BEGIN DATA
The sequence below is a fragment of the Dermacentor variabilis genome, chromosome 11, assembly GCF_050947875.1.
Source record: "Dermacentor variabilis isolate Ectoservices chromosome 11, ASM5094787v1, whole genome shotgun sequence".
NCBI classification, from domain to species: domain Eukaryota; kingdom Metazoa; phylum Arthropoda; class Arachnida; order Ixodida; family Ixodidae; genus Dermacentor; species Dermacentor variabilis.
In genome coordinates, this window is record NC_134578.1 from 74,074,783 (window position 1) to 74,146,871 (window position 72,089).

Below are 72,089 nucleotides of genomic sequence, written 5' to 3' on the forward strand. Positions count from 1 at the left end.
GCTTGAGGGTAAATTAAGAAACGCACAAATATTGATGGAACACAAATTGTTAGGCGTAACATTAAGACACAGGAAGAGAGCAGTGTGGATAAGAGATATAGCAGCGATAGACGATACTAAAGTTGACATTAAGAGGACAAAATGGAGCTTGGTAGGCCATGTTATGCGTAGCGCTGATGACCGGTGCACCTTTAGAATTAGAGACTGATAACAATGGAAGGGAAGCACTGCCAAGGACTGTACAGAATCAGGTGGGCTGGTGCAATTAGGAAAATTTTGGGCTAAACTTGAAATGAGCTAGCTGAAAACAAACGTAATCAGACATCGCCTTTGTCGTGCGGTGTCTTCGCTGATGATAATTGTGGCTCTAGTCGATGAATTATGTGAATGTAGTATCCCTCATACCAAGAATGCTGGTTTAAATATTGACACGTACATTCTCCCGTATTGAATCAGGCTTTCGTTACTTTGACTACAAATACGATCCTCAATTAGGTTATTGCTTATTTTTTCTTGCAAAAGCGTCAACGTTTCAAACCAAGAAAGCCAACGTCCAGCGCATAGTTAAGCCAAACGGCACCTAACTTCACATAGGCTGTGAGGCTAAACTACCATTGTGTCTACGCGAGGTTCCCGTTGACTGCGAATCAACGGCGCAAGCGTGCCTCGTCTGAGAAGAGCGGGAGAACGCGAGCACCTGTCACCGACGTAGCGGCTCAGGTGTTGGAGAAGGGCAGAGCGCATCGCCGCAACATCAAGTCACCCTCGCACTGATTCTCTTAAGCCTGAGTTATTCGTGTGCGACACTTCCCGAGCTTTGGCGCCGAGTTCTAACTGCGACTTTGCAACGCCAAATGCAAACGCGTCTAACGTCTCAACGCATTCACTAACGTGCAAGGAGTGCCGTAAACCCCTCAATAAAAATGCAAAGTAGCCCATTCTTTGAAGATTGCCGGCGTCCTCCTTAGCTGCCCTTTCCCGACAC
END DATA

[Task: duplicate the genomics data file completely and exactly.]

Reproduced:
The sequence below is a fragment of the Dermacentor variabilis genome, chromosome 11, assembly GCF_050947875.1.
Source record: "Dermacentor variabilis isolate Ectoservices chromosome 11, ASM5094787v1, whole genome shotgun sequence".
NCBI classification, from domain to species: domain Eukaryota; kingdom Metazoa; phylum Arthropoda; class Arachnida; order Ixodida; family Ixodidae; genus Dermacentor; species Dermacentor variabilis.
In genome coordinates, this window is record NC_134578.1 from 74,074,783 (window position 1) to 74,146,871 (window position 72,089).

Below are 72,089 nucleotides of genomic sequence, written 5' to 3' on the forward strand. Positions count from 1 at the left end.
GCTTGAGGGTAAATTAAGAAACGCACAAATATTGATGGAACACAAATTGTTAGGCGTAACATTAAGACACAGGAAGAGAGCAGTGTGGATAAGAGATATAGCAGCGATAGACGATACTAAAGTTGACATTAAGAGGACAAAATGGAGCTTGGTAGGCCATGTTATGCGTAGCGCTGATGACCGGTGCACCTTTAGAATTAGAGACTGATAACAATGGAAGGGAAGCACTGCCAAGGACTGTACAGAATCAGGTGGGCTGGTGCAATTAGGAAAATTTTGGGCTAAACTTGAAATGAGCTAGCTGAAAACAAACGTAATCAGACATCGCCTTTGTCGTGCGGTGTCTTCGCTGATGATAATTGTGGCTCTAGTCGATGAATTATGTGAATGTAGTATCCCTCATACCAAGAATGCTGGTTTAAATATTGACACGTACATTCTCCCGTATTGAATCAGGCTTTCGTTACTTTGACTACAAATACGATCCTCAATTAGGTTATTGCTTATTTTTTCTTGCAAAAGCGTCAACGTTTCAAACCAAGAAAGCCAACGTCCAGCGCATAGTTAAGCCAAACGGCACCTAACTTCACATAGGCTGTGAGGCTAAACTACCATTGTGTCTACGCGAGGTTCCCGTTGACTGCGAATCAACGGCGCAAGCGTGCCTCGTCTGAGAAGAGCGGGAGAACGCGAGCACCTGTCACCGACGTAGCGGCTCAGGTGTTGGAGAAGGGCAGAGCGCATCGCCGCAACATCAAGTCACCCTCGCACTGATTCTCTTAAGCCTGAGTTATTCGTGTGCGACACTTCCCGAGCTTTGGCGCCGAGTTCTAACTGCGACTTTGCAACGCCAAATGCAAACGCGTCTAACGTCTCAACGCATTCACTAACGTGCAAGGAGTGCCGTAAACCCCTCAATAAAAATGCAAAGTAGCCCATTCTTTGAAGATTGCCGGCGTCCTCCTTAGCTGCCCTTTCCCGACAC